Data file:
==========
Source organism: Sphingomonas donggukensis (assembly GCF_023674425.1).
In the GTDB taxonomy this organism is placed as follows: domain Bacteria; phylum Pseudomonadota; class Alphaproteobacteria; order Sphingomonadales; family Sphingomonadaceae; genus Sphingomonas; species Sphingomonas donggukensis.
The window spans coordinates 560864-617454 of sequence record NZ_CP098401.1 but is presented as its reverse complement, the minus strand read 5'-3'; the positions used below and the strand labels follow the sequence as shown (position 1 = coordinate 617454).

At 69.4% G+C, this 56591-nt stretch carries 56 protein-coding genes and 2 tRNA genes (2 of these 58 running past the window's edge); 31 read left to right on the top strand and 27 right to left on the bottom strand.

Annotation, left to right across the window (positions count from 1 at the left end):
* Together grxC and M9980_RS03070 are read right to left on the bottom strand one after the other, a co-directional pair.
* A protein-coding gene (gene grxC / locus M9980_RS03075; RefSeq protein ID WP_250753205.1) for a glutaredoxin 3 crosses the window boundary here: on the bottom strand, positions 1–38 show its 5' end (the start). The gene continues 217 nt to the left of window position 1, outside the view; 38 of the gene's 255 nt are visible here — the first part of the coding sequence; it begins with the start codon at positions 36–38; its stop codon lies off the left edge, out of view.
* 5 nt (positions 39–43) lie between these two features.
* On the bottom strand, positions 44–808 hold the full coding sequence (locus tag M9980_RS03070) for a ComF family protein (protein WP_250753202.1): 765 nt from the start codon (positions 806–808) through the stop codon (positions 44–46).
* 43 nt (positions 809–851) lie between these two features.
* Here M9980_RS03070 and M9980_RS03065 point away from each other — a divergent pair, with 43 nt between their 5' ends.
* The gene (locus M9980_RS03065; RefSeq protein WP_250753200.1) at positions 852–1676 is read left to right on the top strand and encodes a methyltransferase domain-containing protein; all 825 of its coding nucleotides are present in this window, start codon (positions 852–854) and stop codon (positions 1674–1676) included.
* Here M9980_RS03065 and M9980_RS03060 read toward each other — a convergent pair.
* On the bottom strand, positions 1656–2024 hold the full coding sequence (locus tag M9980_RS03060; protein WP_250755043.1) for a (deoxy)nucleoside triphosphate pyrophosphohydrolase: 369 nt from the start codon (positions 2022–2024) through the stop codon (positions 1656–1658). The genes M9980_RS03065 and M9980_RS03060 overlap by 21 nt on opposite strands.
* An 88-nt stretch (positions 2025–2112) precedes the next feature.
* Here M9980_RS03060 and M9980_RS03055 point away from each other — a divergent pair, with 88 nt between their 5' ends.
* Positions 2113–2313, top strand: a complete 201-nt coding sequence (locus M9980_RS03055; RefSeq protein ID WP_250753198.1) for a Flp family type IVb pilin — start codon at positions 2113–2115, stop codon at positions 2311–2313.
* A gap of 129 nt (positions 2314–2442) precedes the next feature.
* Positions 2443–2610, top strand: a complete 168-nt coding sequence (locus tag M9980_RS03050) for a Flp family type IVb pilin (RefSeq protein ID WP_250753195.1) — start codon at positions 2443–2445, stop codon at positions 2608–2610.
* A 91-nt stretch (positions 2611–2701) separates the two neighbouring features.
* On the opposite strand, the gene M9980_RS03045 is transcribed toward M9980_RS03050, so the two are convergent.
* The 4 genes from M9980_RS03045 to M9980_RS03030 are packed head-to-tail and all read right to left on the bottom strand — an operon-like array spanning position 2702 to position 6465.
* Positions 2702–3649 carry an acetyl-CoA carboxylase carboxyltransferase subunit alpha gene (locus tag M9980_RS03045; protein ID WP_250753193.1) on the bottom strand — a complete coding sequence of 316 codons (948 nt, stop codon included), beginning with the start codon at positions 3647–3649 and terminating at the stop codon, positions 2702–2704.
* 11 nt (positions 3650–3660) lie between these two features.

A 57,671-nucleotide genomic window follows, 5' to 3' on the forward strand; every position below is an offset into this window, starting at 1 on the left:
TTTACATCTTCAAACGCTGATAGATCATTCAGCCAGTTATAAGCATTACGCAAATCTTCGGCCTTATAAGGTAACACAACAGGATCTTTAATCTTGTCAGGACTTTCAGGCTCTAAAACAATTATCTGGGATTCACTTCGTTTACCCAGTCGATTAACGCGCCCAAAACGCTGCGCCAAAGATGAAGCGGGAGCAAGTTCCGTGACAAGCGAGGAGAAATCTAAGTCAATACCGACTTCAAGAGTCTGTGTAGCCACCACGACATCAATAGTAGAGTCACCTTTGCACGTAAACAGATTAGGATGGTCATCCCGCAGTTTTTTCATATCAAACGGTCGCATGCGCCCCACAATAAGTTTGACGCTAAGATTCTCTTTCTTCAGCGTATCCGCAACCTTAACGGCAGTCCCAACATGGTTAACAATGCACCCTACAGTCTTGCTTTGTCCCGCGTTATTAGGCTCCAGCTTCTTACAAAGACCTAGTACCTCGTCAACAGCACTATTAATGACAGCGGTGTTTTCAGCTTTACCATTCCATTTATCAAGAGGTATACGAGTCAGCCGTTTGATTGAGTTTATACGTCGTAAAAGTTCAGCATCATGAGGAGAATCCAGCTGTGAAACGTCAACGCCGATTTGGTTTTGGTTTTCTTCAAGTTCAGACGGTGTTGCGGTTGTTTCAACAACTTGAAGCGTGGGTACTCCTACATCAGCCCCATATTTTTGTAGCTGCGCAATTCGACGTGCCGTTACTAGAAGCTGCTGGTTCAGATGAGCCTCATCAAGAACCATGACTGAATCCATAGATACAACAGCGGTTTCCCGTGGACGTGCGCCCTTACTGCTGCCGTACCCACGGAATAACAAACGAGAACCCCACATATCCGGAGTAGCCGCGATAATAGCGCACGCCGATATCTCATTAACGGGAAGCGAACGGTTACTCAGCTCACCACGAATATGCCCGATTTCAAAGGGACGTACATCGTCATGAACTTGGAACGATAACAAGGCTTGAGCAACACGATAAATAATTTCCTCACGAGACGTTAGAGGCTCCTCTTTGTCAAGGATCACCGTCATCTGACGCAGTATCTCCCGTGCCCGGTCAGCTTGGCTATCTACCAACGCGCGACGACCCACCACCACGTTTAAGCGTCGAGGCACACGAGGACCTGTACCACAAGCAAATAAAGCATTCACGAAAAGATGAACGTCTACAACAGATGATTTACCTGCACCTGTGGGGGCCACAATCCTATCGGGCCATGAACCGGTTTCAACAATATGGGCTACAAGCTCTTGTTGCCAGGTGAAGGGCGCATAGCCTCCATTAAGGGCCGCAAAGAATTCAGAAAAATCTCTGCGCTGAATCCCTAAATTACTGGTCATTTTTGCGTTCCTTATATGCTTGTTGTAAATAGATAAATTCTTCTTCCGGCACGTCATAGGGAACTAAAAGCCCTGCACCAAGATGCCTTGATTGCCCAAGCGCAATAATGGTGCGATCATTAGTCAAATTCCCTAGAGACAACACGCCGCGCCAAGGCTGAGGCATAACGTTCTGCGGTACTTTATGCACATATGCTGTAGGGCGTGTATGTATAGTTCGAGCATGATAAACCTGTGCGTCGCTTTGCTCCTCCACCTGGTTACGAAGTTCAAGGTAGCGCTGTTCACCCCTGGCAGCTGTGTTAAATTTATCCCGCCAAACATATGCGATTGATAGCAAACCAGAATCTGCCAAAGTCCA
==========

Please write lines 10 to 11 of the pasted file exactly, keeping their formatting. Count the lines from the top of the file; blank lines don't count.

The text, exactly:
* 43 nt (positions 809–851) lie between these two features.
* Here M9980_RS03070 and M9980_RS03065 point away from each other — a divergent pair, with 43 nt between their 5' ends.